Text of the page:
SANTA ROSA, Calif. — The fire had already come down one side of the hill and been beaten back. Now, it was backtracking across the gully, low tongues of flame threatening a house with gray shutters at the end of the cul-de-sac.
Firefighters watched the smoke and assessed wind patterns, raking dead leaves and branches away from the blaze in hopes of stanching its charge once again.
The men, members of a fire company from the nearby town of Windsor, estimated that they had been awake for more than 70 hours and hadn’t eaten for the first 16.
Like many of the other 21 wildfires ravaging Northern California, the Tubbs fire has burned largely out of control for days, stretching fire crews and challenging traditional efforts to tame the flames. At least 31 people have been killed in what is now the deadliest wildfire incident in California since 1933, with the fires collectively consuming an area larger than Chicago. More than 20,000 people have been evacuated across the area.
On the ground, though, many firefighters said they hadn’t seen the news or heard the statistics. Most had been on the clock since the fires started on Sunday night, sneaking away for swigs of Gatorade and 15-minute naps while steeling themselves for a long haul of fighting fires of enormous size and scope complicated by drought and development.
For them, the Tubbs fire is a particularly personal one. Windsor firefighter Mike Stornetta’s parents lost their house of 30 years, the home where he grew up, as a firestorm swept through the Santa Rosa neighborhood of Fountaingrove on Sunday night.
“Our first assignment was two blocks away,” he said during a pause in patrol. “While we were evacuating an elderly care facility home, we could see down into the glow of the neighborhood where I knew my parents lived.”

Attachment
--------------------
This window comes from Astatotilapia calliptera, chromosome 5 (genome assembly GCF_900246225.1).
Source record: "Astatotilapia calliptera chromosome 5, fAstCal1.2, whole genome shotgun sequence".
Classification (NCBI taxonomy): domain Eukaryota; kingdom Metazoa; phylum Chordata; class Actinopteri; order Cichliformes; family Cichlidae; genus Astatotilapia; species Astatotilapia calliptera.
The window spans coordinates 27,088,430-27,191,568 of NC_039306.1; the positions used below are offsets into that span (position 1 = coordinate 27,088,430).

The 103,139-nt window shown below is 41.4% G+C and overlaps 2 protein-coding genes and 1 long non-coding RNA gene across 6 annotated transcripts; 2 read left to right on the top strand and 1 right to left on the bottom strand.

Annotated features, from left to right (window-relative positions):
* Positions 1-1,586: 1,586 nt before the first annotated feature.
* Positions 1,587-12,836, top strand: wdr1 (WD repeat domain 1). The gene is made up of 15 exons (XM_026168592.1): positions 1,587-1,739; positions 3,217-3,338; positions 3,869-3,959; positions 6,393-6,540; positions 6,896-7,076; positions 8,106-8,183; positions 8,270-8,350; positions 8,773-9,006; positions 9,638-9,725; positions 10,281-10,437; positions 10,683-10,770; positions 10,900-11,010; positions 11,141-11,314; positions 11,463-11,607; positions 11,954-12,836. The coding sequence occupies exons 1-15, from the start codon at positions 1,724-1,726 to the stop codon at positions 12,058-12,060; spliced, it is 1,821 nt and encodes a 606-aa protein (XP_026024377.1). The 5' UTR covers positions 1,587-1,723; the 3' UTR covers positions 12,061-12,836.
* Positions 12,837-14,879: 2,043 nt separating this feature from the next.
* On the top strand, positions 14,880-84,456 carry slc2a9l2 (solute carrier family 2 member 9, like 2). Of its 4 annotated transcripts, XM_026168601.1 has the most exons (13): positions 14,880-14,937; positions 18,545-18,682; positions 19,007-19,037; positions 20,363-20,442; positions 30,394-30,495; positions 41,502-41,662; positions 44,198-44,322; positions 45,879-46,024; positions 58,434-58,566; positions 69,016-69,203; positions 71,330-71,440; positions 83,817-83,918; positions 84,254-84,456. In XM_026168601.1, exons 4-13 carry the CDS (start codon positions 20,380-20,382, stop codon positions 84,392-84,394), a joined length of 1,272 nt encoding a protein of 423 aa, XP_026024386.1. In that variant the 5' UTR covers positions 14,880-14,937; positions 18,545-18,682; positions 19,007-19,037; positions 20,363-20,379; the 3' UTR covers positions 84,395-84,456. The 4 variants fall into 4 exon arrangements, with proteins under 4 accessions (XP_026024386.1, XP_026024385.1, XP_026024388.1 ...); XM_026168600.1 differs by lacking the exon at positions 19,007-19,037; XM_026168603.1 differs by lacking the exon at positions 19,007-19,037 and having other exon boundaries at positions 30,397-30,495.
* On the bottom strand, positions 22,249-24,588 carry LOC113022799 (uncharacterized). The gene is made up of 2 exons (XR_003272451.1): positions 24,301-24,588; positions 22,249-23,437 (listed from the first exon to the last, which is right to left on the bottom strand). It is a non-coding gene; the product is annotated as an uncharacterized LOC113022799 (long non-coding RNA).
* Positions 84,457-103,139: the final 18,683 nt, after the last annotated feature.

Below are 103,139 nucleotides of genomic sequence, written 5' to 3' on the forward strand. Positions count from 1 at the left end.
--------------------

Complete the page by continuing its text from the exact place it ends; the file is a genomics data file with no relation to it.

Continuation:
They weren’t home, but his grandmother was housesitting and just barely escaped. His parents lost everything except the clothes they were wearing.
Stornetta and his crew were fighting back the flames at Woodley Place, a line of modest houses surrounded on three sides by wooded hills. The prevalence of this kind of development — a low-density combination of homes and wild vegetation — has increased in California in recent years, said Jonathan Cox, battalion chief and spokesman for Cal Fire. Called “Wildland-Urban Interface,” or “intermix” in firefighter parlance, these environments are among the factors that have made the Tubbs fire in Sonoma and Atlas fire in Napa so difficult to contain — along with five years of brutal drought, powerful winds and resources stretched thin from simultaneous fires around the state.
Although hard-hit Santa Rosa neighborhoods such as Coffey Park are more traditionally urban, intermix areas are part of an upward trend throughout California.
“Areas that would 20 years ago have nothing now are interface environments,” Cox said. “Take the sheer number of square acres that are involved with intermix and wildland-urban spaces, combine that with the frequency and intensity of fires increasing — it’s a recipe for disaster.”
‘A jigsaw puzzle of fire’
Firefighter Josh Perucchi thought the house had probably been one story tall, perched on a bluff surrounded by forest, with vaulted ceilings and a deck out back overlooking the green hills of Annadel State Park in the Oakmont neighborhood of Santa Rosa. It was hard to tell now. Just a couple of brick columns remained, plus a rubble of concrete, tile, metal and the hulk of what was once a washer-dryer. The deck was gone; the hills across the way were on fire. Just beyond the house, scorched eucalyptus trees blended into a tangle of burned vegetation, a reminder that the fire had recently been through here.